Legal Expert Reacts To Offshore Evasion Strategy Document
HM Revenue and Customs (HMRC) needs a change in approach rather than more powers if it is to improve its efforts to tackle tax evasion, according to a legal expert reacting to the release of an updated strategy document to combat the issue.
In 'No Safe Havens 2014', HMRC has updated its original document published in March last year to outline a new strategy to clamp down on those who conceal income and assets in overseas jurisdictions in order to evade paying tax.
Among the proposals included in the document is the planned introduction of a new criminal offence – removing the need to establish dishonesty – and increased civil sanctions. HMRC already have the ability to impose a penalty of up to 200% of the tax for certain offences.
The new sanctions are likely to include non-financial ones. This could mean the removal of the need for deliberate behaviour by an errant taxpayer before their details are published on HMRC's website.
HMRC is expected to consult on the detail of the proposals later this year.
Reacting to the plans, Phil Berwick, a Partner* and tax investigations specialist at Irwin Mitchell, said:
"In our view, HMRC already have sufficient powers to tackle offshore evasion. What needs to change is the perception by tax evaders of the risk of being caught. That requires tougher action from HMRC, not changing the rules to make it easier for them to reach their prosecution target.
"In terms of specific measures, the indication that HMRC will pay rewards for 'significant' information from whistleblowers is a concern. Many will see this as an inducement by HMRC to encourage a criminal act – the theft of data – which will then be used by HMRC against those it suspects of committing an illegal activity. Many will also question why HMRC need to pay for more data, when there are suggestions they are not using the data already held.
"The document (No Safe Havens 2014) refers to 56,000 people coming forward through HMRC's disclosure facilities. Approximately 45,000 taxpayers used the Offshore Disclosure Facility in 2007, meaning that only 11,000 taxpayers have used HMRC's disclosure facilities since that year. It's time for HMRC to use more recent, and meaningful, statistics.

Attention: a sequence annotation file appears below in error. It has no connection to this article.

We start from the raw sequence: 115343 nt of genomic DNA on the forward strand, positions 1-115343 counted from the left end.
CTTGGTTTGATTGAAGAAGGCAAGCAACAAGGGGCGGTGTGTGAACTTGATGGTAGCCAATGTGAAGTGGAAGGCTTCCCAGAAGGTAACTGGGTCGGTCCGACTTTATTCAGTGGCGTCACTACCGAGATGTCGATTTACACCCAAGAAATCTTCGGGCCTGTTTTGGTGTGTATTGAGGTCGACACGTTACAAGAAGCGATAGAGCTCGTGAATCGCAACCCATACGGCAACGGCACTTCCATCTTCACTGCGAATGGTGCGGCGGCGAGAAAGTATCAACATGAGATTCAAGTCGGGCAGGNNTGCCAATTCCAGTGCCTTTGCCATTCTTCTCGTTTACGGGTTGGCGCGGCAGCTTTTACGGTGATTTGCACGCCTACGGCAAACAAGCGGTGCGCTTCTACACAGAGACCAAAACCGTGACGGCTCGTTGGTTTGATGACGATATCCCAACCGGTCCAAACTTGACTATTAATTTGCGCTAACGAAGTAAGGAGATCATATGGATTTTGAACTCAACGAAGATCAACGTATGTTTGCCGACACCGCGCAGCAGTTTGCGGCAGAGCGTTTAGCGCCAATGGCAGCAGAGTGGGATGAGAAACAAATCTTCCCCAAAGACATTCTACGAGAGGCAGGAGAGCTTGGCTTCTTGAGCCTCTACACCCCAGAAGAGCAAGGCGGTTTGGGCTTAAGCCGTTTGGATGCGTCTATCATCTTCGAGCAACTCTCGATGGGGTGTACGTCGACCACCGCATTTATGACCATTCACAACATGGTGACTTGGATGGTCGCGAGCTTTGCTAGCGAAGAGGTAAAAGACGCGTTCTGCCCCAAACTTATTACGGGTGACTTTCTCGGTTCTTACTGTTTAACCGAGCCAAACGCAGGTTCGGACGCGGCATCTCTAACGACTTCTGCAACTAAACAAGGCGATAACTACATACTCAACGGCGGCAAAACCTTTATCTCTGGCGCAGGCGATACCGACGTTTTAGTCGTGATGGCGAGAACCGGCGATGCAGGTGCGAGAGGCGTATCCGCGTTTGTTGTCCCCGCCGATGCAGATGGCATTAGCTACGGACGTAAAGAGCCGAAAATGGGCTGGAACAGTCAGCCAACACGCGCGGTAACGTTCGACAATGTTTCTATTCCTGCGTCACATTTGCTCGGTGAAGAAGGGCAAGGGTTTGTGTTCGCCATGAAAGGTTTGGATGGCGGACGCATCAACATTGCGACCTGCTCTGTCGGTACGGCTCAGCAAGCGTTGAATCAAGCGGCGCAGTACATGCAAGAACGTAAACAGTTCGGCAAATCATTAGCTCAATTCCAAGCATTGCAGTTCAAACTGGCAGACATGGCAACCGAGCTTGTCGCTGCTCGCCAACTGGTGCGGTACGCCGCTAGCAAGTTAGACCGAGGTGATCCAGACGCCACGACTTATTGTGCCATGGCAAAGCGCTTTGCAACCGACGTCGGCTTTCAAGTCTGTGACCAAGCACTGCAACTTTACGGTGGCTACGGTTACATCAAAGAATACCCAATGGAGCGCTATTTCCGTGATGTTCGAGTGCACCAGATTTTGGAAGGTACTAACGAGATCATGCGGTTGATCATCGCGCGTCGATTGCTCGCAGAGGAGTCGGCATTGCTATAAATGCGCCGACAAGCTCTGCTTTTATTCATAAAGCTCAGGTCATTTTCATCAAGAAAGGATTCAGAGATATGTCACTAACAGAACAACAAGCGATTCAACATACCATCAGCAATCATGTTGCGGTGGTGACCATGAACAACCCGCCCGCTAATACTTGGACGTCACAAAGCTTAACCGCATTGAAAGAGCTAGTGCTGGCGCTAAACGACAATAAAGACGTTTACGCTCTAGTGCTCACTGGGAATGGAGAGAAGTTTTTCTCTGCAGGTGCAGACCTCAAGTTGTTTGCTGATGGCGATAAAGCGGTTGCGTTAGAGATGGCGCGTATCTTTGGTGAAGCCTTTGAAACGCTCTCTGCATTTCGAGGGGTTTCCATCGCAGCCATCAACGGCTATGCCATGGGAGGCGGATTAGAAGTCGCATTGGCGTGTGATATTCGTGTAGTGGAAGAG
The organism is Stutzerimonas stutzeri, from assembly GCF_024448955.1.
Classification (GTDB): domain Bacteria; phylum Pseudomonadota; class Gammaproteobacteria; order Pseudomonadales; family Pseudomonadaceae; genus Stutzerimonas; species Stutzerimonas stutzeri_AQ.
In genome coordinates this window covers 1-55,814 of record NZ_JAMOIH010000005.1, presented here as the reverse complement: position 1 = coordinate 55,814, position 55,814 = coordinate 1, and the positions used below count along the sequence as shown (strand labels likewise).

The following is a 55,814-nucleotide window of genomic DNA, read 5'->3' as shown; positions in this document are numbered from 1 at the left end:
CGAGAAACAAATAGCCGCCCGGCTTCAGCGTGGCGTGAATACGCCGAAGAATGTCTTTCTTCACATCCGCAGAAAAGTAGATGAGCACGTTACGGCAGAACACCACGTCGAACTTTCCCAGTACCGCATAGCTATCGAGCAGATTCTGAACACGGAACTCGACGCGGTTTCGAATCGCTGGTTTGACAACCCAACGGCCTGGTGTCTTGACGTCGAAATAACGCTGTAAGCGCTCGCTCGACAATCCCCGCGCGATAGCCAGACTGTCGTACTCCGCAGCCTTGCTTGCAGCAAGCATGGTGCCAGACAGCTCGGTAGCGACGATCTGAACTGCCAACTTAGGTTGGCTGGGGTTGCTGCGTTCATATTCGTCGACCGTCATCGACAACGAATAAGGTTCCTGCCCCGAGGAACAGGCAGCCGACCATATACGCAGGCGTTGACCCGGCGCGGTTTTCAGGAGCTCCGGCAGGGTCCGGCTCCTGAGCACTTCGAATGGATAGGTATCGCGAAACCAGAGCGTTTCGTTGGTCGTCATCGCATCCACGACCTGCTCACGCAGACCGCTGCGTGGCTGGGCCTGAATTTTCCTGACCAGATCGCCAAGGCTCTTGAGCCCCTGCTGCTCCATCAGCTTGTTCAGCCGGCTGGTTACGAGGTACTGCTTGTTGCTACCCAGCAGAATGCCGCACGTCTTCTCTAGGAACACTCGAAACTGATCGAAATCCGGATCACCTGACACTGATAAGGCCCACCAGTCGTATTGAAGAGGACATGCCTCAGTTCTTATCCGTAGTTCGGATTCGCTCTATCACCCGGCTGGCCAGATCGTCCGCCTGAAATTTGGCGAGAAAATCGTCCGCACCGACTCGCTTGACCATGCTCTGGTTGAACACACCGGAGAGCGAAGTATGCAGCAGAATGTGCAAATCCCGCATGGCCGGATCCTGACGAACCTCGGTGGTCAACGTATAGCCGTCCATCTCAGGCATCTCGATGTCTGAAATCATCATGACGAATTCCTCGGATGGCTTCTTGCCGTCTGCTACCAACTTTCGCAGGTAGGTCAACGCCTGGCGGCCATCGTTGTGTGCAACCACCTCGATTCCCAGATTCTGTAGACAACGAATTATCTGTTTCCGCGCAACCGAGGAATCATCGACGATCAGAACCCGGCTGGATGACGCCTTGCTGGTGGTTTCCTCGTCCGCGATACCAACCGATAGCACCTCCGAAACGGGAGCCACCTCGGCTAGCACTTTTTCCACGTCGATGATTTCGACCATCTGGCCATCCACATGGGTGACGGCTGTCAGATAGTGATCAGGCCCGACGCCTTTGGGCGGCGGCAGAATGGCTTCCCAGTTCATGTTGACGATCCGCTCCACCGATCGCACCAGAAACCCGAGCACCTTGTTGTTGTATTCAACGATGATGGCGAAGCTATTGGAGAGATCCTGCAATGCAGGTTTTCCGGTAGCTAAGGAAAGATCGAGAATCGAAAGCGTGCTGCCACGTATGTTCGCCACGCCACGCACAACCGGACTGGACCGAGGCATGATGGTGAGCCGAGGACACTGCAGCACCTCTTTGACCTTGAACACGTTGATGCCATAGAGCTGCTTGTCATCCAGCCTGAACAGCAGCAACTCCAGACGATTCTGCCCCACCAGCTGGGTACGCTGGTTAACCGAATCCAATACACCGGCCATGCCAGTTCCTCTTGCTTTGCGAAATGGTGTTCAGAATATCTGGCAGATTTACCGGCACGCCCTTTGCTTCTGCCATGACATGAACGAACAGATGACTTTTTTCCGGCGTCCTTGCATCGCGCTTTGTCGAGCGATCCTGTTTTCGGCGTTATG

"At present, HMRC regularly uses 'nudge' letters in order to encourage taxpayers with undeclared liabilities to come forward.
Phil Berwick of Irwin Mitchell added: "When taxpayers are 'nudged' by HMRC, or otherwise decide to bring their tax affairs up-to-date, they need to carefully consider their options. Choosing the wrong route could mean they pay more to HMRC than they otherwise would, or end up being subject to a criminal investigation.
"The Liechtenstein Disclosure Facility is the only facility that provides immunity from prosecution for tax offences. The number of taxpayers using that process has declined over the last year.
"HMRC needs to change its approach. Changing the definition of criminal behaviour is not the way to do it. When taxpayers realise they stand a realistic chance of being caught by HMRC, they will change their behaviour.
"HMRC is happy to bang the drum that they are 'closing in' on taxpayers with undeclared offshore income, and already have the powers and sanctions to pursue tax evaders.
"A key issue is whether HMRC have sufficient resources to do so, or whether they are happy to continue to 'nudge' taxpayers into responding, and then, at some stage in the future, attacking the hardcore evaders who will continue to transfer their funds to non-compliant jurisdictions."